BYRD et al v. AARON'S, INC. et al, No. 1:2011cv00101 - Document 496 (W.D. Pa. 2017)

Court Description: MEMORANDUM OPINION that 469 MOTION to Strike Plaintiffs' New Expert Report filed by AARON'S, INC., will be granted. An appropriate Order to follow. Signed by Magistrate Judge Susan Paradise Baxter on 3/22/17. (lrw)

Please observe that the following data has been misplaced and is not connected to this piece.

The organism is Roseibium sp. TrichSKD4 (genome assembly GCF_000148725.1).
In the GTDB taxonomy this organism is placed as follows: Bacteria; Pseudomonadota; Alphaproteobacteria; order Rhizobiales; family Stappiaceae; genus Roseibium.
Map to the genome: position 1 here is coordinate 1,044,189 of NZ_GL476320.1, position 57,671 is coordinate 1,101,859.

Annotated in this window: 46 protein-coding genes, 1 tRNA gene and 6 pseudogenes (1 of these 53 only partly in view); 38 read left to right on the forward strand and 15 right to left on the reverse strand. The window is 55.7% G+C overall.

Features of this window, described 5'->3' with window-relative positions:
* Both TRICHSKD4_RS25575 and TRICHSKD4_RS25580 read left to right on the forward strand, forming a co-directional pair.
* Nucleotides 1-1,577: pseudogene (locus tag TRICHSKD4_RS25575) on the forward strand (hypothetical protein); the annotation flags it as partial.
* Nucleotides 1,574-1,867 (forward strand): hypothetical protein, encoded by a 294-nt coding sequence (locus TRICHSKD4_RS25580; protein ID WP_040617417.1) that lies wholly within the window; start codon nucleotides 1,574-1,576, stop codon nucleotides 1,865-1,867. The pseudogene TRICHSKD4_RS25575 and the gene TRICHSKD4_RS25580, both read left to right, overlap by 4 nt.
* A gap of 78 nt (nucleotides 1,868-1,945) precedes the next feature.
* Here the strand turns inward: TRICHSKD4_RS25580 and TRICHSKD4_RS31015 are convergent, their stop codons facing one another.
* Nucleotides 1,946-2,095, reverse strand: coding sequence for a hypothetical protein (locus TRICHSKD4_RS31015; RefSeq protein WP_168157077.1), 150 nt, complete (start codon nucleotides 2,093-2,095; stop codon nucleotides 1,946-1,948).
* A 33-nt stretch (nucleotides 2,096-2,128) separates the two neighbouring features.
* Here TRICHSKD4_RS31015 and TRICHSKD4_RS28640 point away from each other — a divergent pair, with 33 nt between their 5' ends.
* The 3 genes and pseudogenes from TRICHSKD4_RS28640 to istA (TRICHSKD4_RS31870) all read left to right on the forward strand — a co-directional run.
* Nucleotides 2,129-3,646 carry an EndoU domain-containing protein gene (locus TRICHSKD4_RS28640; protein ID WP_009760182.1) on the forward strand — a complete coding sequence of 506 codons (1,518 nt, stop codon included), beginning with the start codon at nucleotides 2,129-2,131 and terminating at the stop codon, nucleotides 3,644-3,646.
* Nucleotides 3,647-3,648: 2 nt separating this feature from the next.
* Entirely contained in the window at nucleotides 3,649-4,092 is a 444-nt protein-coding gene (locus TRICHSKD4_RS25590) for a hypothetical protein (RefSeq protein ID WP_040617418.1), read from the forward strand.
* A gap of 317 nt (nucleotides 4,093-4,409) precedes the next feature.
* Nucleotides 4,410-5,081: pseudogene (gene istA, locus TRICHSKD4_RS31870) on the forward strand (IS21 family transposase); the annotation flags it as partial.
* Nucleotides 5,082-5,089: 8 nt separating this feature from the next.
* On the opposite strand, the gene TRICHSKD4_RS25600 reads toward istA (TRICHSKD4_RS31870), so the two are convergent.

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BYRD et al v. AARON'S, INC. et al Doc. 496 IN THE UNITED STATES DISTRICT COURT FOR THE WESTERN DISTRICT OF PENNSYLVANIA CRYSTAL BYRD, et al, Plaintiffs, ) ) ) ) ) ) ) v. AARON'S, INC., et al., Defendants. Civil Action No. 1:11-cv-00101 District Judge Bissoon Magistrate Judge Baxter MEMORANDUM OPINION 1 Presently pending before this Court is a Motion to Strike Plaintiffs' New Expert Report filed by Defendant Aaron's Inc. and joined by Defendant Aspenway. ECF No. 469. For the reasons set forth below, the motion to strike will be granted. A. Relevant Procedural History On May 3, 20 I I, Plaintiffs Crystal and Brian Byrd, initiated this action. Plaintiffs allege that Defendants utilized spying software ("PCRA software") to illegally intercept, access, monitor, and/or transmit electronic communications from their consumers' computers in violation of I 8 U .S.C § 25 I I, the Electronic Communications Privacy Act ("ECPA"). Since the filing of the Original Complaint, this case has undergone a lengthy procedural process, only a portion of which is necessarily related herein. Currently, the operative complaint is Plaintiffs' Corrected Third Amended Complaint. ECF No. 296. Defendants remaining in this action are Aaron's Inc. and Aspen Way Enterprises, Inc. 1 A motion to strike is a non-dispositive motion which may be resolved by the undersigned pursuant to 28 U.S.C. § 636(b)(l)(A). See Novartis Pharmaceuticals Corp. v. Actavis, Inc., 20I3 WL 7045056, at In. I (D.Del. Dec.23, 2013 ); Hawkins v. Waynesburg Coll., 2007 WL 2119223, at *In.I (W.D. Pa. Jul.20, 2007). Dockets.Justia.com On July 1, 2013, Plaintiffs filed a motion for class certification in this action. ECF No. 174. Defendant Aaron's Inc. filed a brief in opposition, [ECF No. 219] as well as an expert report from Dr. Aviel Rubin ("Rubin Report"), on August 19, 2013. ECF No. 220-4. Thereafter, Plaintiffs filed a reply brief on September 23, 2013, along with their own expert report from Dr. Micah Sherr ("Original Sherr Report"), who reviewed the Rubin Report in preparation for his rebuttal report. ECF No. 293. This Court issued a Report and Recommendation denying Plaintiffs' motion for class certification on January 31, 2014, [ECF No. 319] which the District Court adopted as its opinion on March 31, 2014. ECF No. 340. On appeal, the Third Circuit Courts of Appeals reversed and remanded for further consideration. ECF No. 364. On October 14, 2016, Plaintiffs filed their Renewed Motion to Certify Class in this action. ECF 439. The September 2013 Sherr rebuttal report was included as an exhibit in support of the motion for class certification. ECF No. 440-2. Defendant Aaron's Inc. filed its Brief in Opposition on November 4, 2016, which continued to rely upon the Rubin Report. ECF No. 451. Thereafter, Plaintiffs submitted a reply brief in support of their Motion to Certify Class, which included a new expert report by Dr. Micah Sherr ("New Sherr Report"). ECF No. 463; 463-5. Defendant Aaron's Inc. filed a Motion to Strike Plaintiffs' New Expert Report, arguing that the report is improper rebuttal testimony, it is untimely by more than three years, and 2 Defendants will be prejudiced if it is allowed to stand. ECF No. 469. Additionally, Defendant Aaron's Inc. requests the Court to award Aaron's Inc. its costs and attorneys' fees in connection with this motion. Id. Plaintiffs filed a response brief in opposition to Defendant's motion to strike on January 6, 2017. ECF No. 474. On January 24, 2017, Defendant Aaron's Inc. filed a reply 2 Defendant Aspen Way Enterprises, Inc. joins in and adopts Aaron's Inc. 's Motion to Strike Plaintiffs' New Expert Report. ECF No. 478. 2 brief in further support of their motion to strike. ECF No. 489. This matter is fully briefed and is ripe for disposition by this Court. B. Discussion a. Improper Rebuttal Evidence i. Factual Background Defendant Aaron's Inc. argues the New Sherr Report goes beyond the permissible purpose of rebuttal evidence. Instead, Defendant Aaron's Inc. believes Plaintiffs are attempting to advance new theories and methodologies to account for deficiencies in their original rebuttal expert report as it pertains to their Rule 23(b)(3) "predominance" argument. ECF No. 470, pages 10-11. In order to understand Defendant Aaron's Inc.' s arguments in their motion to strike more clearly, it is important to examine the procedural history of Plaintiffs' pursuit of class certification, particularly the Rule 23(b )(3) "predominance" arguments throughout this litigation. 3 After Plaintiffs filed their Initial Motion for Class Certification on July 1, 2013, [ECF No. 174] Defendant Aaron's Inc. filed a brief in opposition on August 19, 2013. Defendant Aaron's Inc. argued that "Plaintiffs have wholly failed to identify a common method of proof to establish Defendants' liability under the ECPA." ECF No. 219, pages 26-27. Further, Defendant Aaron's Inc. asserted that Rule 23(b)(3) requires more than a simple contention that the evidence of 3 In particular, Federal Rule of Civil Procedure 23(b )(3) states "A class action may be maintained if Rule 23(a) is satisfied and ifthe court finds that the questions of law or fact common to class members predominate over any questions affecting only individual members, and that a class action is superior to other available methods for fairly and efficiently adjudicating the controversy." 3 record will establish that the PCRA software operated in the same manner to capture electronic communications from each of the class members. Id. In support of their argument in opposition to the Plaintiffs' motion for class certification, Defendant Aaron's Inc. included an expert report from Dr. Avie! Rubin, who concluded that it would be unreasonable to find that each and every use of the PCRA software constituted an "interception" of an electronic communication. ECF No. 220-4, if 46. Notably, the Rubin Report casts doubt on the feasibility of differentiating which interceptions were communications from non-communications. Id. at iii! 46-50. Thereafter, Plaintiffs filed a reply brief on September 23, 2013, along with their own Original Sherr Report. ECF No. 293. Importantly, Dr. Sherr reviewed the Rubin Report in preparation for his rebuttal report. As it pertains to Rule 23(b)(3), Plaintiffs argued they could present common evidence regarding the design, capabilities and operation of the PCRA software. ECF No. 293, pages 23-24. As such, Plaintiffs averred a uniform jury instruction could be used to allow the jury to broadly determine liability as to each element of the ECPA, including what matters are electronic communications, whether the PCRA software is capable of contemporaneous interceptions, and what interceptions fit within these findings. Id. The Original Sherr Report supported Plaintiffs' Rule 23(b) assertion, stating: Not all screenshots and keypresses correspond to a communication and it is of course possible for a computer to never be connected to the Internet. However, the DesignerWare database provides a common means of determining which customers connected their computers to the Internet and when they did so. This follows from the behavior of Aaron's PCRA/Detective Mode System: entries for a computer only appear in the database ifthe PC Rental Agent software running on that computer was able to contact the DesignerWare database server via the Internet. 4 ECF No. 293-2, ~ 65. However, the Original Sherr Report did not set forth any claims or automated capabilities that would preclude the necessary individualized analysis while determining liability under the ECPA. Thereafter, this Court issued a Report and Recommendation denying Plaintiffs' motion for class certification on ascertainability grounds, [ECF No. 319] which the District Court adopted as its Opinion on March 31, 2014. ECF No. 340. Plaintiffs appealed that ruling to the Court of Appeals for the Third Circuit and this case was stayed during the pendency of that appeal. The Third Circuit reversed and remanded for further consideration. 4 ECF No. 364. Upon the remand on May 8, 2015, this Court lifted the stay, reopened the case and scheduled a status conference to discuss briefing deadlines on the class certification. At the status conference held on May 26, 2015, when questioned as to whether Plaintiffs wished to file a new brief in support of class certification, Plaintiffs' counsel responded: "I would suggest that we have a reorganized brief. There was [sic] so many things that were occurring all at the same time at the time of our original briefing. We had all of the different franchisees involved. We had all of the different claims involved. And since your Honor and Judge Bissoon 's ruling have intervened post the briefing, it's my sense that things could be cleaned up. It would make sense to reorganize the brief because of that." ECF No. 372, page 4. The Court reopened discovery and the motion was class certification was scheduled to be filed by July 10, 2015. 4 On appeal, the Defendants urged the Third Circuit to read the District Court's decision as one on the predominance issue, independently review the record, and conclude that Plaintiffs failed to satisfy Rule23(b)(3)'s predominance requirement. ECF No. 365-1, page 44. Although the Third Circuit acknowledged that proving predominance could present a "formidable" barrier, it declined to address this issue in the first instance. Id. 5 Several major discovery disputes ensued, necessitating the postponement of the filing of the motion for class certification. On October 15, 2015, this Court directed that the motion for class certification be filed by February 26, 2016. ECF No. 386. More discovery disputes ensued and this case was administratively stayed until the deposition of a Rule 30(b) witness could be completed. Thereafter, the case was reopened and this Court set a deadline of October 14, 2016 for the filing of the motion for class certification. ECF No. 435. On October 14, 2016, Plaintiffs filed a Renewed Motion for Class Certification. ECF No. 439. Plaintiffs' Rule 23(b)(3) argument is substantially similar to the one presented in their Initial Motion for Class Certification. 5 Significantly, Plaintiffs rely on the Original Sherr Report and reiterate that the core facts and legal issues pertaining to the Class's claims are common to all class members. ECF No. 440, pages 31-33. Further, Plaintiffs state: [w ]hether or not the screenshots, keystrokes, photographs, screen prompts, and other data were contemporaneously captured by Detective Mode in violation of the ECPA will also be subject to common proof at trial and will predominate in this litigation. By way of further explanation, the evidence of record will establish that the PCRA software and the Detective Mode feature operated in the same manner to capture electronic information from each of the class members. Accordingly, whether or not this software captured information in violation of the ECPA will predominate over individual issues. Thus, the Class is sufficiently cohesive for purposes of Rule 23(b)(3)'s predominance requirement. Id. On November 4, 2016, Defendant Aaron's Inc. filed an opposition brief to Plaintiffs' Renewed Motion for Class Certification. ECF No. 451. Defendant Aaron's Inc., relying on the 5 Compare Plaintiffs' Memorandum of Law in Support of Their Motion for Class Certification [ECF No. 175, pages 31-32] to Plaintiffs' Memorandum of Law in Support of Their Renewed Motion for Class Certification. ECF No. 440, pages 31-32. 6 Rubin Report, again argued that Plaintiffs have failed to offer any evidence or substantive analysis on how liability issues can be resolved without individualized inquiries. ECF No. 451, pages 24-25. Defendant Aaron's Inc. asserted Plaintiffs offer only conclusory statements that "core facts and legal issues" are "common" and will be a predominating legal issue. Id. Thereafter, on December 2, 2016, Plaintiffs filed a Reply Brief in Support of their Renewed Motion for Class Certification, which included the New Sherr Report. ECF No. 463. In their reply brief, Plaintiffs claim that it is not their burden at this stage of the proceedings to prove more than a common proof for each and every class member. Id. at page 16. However, Plaintiffs felt it was necessary to include a new rebuttal report that would refute Defendants' arguments and prove a liability analysis can be completed through a common class-wide basis rather than an individualized analysis. Id. at page 19. The parameters for the New Sherr Report include demonstrating whether it is possible and practical to automate the process of analyzing the screenshots and emails produced by the PCRA software. Further, if such a program is possible, Plaintiffs' expert could implement, test, and analyze the results. ECF No. 463-5, iii! 5-6. The New Sherr Report concluded that Dr. Sherr was able to create a software system that could identify most instances of communications that the PCRA software captured contemporaneously with its transmissions with very few false positives. Id. at if 12. ii. Analysis This New Sherr Report precipitated the instant motion to strike based on Defendants' belief that the report goes beyond the permissible purpose of rebuttal evidence. 7 Rebuttal cannot be used to correct a party's oversights in its case-in-chief. See Crowley v. Chait, 322 F.Supp.2d 530, 551(D.N.J.2004). An expert's rebuttal report should be stricken ifit contains new opinions or infonnation which contradicts the expert's initial report, but need not be stricken if it contains merely "an elaboration of and [is] consistent with an opinion/issue previously addressed" in the expert's initial report. Pritchard v. Dow Agro Scis., 263 F.R.D. 277, 284-85 (W.D.Pa.2009). While rebuttal and reply reports "may cite new evidence and data so long as the new evidence and data is offered to directly contradict or rebut the opposing party's expert ... expert reports that simply address the same general subject matter as a previously-submitted report, but do not directly contradict or rebut the actual contents of that prior report, do not qualify as proper rebuttal." Withrow v. Spears. 2013 WL 4510305, at *12 (D.Del. Aug.22, 2013) However, the Third Circuit has noted that there is no "bright line rule" whereby every expert opinion "must be included in a preliminary report, or forever be precluded." Hill v. Reederei F. Laeisz G.M.B.H., Rostock, 435 F.3d 404, 423 (3d Cir.2006). While the applicable case law prohibits an expert from using rebuttal as a "do-over" of an original report, courts have refrained from "automatically exclud[ing] anything an expert could have included in his or her original report." Crowley, 322 F.Supp.2d at 551. See also. Reichold, Inc. v. U.S. Metals Ref. Co., 2007 WL 1428559, at *13 (D.N.J. May 10, 2007) (reversing magistrate judge's ruling denying plaintiffs use of supplemental report, explaining that the report "address[ ed] an important issue on which [expert] did not have the data to opine at the time of his original report."). 8 Here, the crux of the issue is Plaintiffs' previous Rule 23(b)(3) position based upon the Original Sherr Report as well as Plaintiffs' repeated opportunity to address Defendants' consistent Rule 23(b)(3) "predominance" argument. First, prior to filing the Original Sherr Report, Plaintiffs were fully aware of both Defendants' Rule 23(b)(3) arguments as well as the Rubin Report's stance, which called into question the feasibility of differentiating which interceptions were communications from noncommunications. ECF No. 220-4, ~~ 46-50. Plaintiffs acknowledge that the Original Sherr Report served as a rebuttal to the Rubin Report. ECF No. 474, page 2. Next, after the Third Circuit's decision to reverse and remand the District Court's ruling to deny class certification, as well as an extensive eighteen-month period of discovery, Plaintiffs had the opportunity, at a minimum, to restructure or rephrase their Rule 23(b)(3) predominance argument. However, Plaintiffs' Renewed Motion for Class Certification made essentially the exact same Rule 23(b)(3) predominance argument as their Initial Motion for Class Certification. Now, Plaintiffs believe they are entitled to another rebuttal report, even though Defendants continue to rely upon the unchanged Rubin Report and set forth the same predominance argument. There is no claim in the Original Sherr Report that software exists that could identify violations of the ECPA in a common fashion and preclude individualized analysis. Plaintiffs attempt to point to paragraph 65 of the Original Sherr Report in support of their argument; however, this Court finds that unpersuasive. In that paragraph, the Original Sherr Report provides that "the DesignerWare database provides a common means of determining which customers connected their computers to the Internet and when they did so." ECF No. 293-2, ~ 65. However, the ability to identify which computers connected to the Internet and when they did so 9 is an entirely separate issue from alleging the existence of software that can analyze and determine ECPA violations on a common basis that would predominate over an individualized analysis. The New Sherr Report's parameters themselves are an indication that Plaintiffs are attempting to create a new theory or methodology for their Rule 23(b )(3) argument. Specifically, the Report itself indicates that Plaintiffs asked Dr. Sherr to demonstrate "whether it is possible and practical to automate the process of analyzing the screenshots and emails produced by Aaron's PCRA/Detective Mode System." ECF No. 463-5, ii 5. Further, Plaintiffs requested Dr. Sherr to create and implement such a program, if it were possible at all. Id. at ii 6. After reading the New Sherr Report's parameters, this Court finds Plaintiffs' argument unpersuasive that the New Sherr Report was merely elaborating and expanding upon opinions consistent with Plaintiffs' previous arguments. Therefore, this Court finds Plaintiffs are attempting to establish a new theory and methodology in pursuit of its class certification. As such, the Motion to Strike Plaintiffs' New Expert Report will be granted. Pritchard, 263 F.R.D.at 284-285. b. Timeliness Moreover, Defendants argue that this Court should grant the motion to strike, even if it is proper rebuttal evidence, because the new report is untimely. Federal Rules of Civil Procedure Rule 26(D) states: (D) Time to Disclose Expert Testimony. A party must make these disclosures at the times and in the sequence that the court orders. Absent a stipulation or a court order, the disclosures must be made: (i) at least 90 days before the date set for trial or for the case to be ready for trial; or 10 (ii) if the evidence is intended solely to contradict or rebut evidence on the same subject matter identified by another party under Rule 26(a)(2)(B) or (C), within 30 days after the other party's disclosure. Fed. R. Civ. P. 26. Plaintiffs argue that Rule 26 disclosure rules do not apply to this action. Instead, in the absence of an explicit Rule 26 disclosure rule, it would appear Plaintiffs believe they should be granted unlimited time and attempts to file rebuttal experts reports. This argument is unpersuasive to the Court. Here, Defendants filed their expert report in August 19, 2013. ECF No. 220. Thereafter, Plaintiffs filed their original expert report in September 23, 2013. ECF No. 293. Plaintiffs acknowledge that the Original Sherr Report acted specifically as a rebuttal report to Defendant's Rubin Report. ECF No. 474, page 2. However, three years later, Plaintiffs are attempting to attach another rebuttal expert report in their reply brief in support of their renewed motion for class certification. 6 ECF No. 463. The Court finds no reason why Plaintiffs should be given three years to file a second rebuttal report, especially when Defendants have continued to rely on the Rubin Report and have maintained substantially similar arguments throughout that time. Therefore, the Motion to Strike will be granted on these alternative grounds. 7 6 After the District Court denied Plaintiffs' Initial Motion for Class Certification, Plaintiffs' filed a notice of appeal to the Third Circuit Court of Appeals on June 16, 2014. ECF No. 358. As such, on June 20, 2014, this Court filed an Order staying the case pending the resolution of the appeal. ECF No. 361. After receiving the Third Circuit's decision to reverse and remand, this Court reopened this action on May 5, 2015. ECF No. 368. Even after this Court factors in the case's year-long stay, approximately two years had elapsed from the filing of Defendant's expert report in August 2013 to Plaintiffs' new rebuttal report in December 2016. 7 As Plaintiffs' New Expert Report is both improper and untimely, this Court need not analyze the potential prejudice Defendants would incur if the Court permitted Plaintiffs' New Sherr Report to stand. 11 c. Sanctions Defendant Aaron's Inc. seek costs and attorneys' fees incurred in bringing this motion to strike pursuant to Federal Rules of Civil Procedure 37(c)(l). Rule 37(c)(l) provides: (I) Failure to Disclose or Supplement. If a party fails to provide information or identify a witness as required by Rule 26(a) or (e), the party is not allowed to use that information or witness to supply evidence on a motion, at a hearing, or at a trial, unless the failure was substantially justified or is harmless. In addition to or instead of this sanction, the court, on motion and after giving an opportunity to be heard: (A) may order payment of the reasonable expenses, including attorney's fees, caused by the failure; (B) may inform the jury of the party's failure; and (C) may impose other appropriate sanctions, including any of the orders listed in Rule 37(b)(2)(A)(i)-(vi). Fed. R. Civ. P. 37(c)(l). This Court recognizes the severity of striking a pleading from the record. As such, outside of granting Defendant's Motion to Strike Plaintiffs' New Expert Report, no additional costs will be attributed to Plaintiffs. Therefore, all costs and fees will remain with the appropriate parties. For the reasons set forth above. Defendant's Motion to Strike Plaintiffs' New Expert Report [ECF No. 469] will be granted. An appropriate Order follows. Isl Susan Paradise Baxter SUSAN PARADISE BAXTER United States Magistrate Judge 12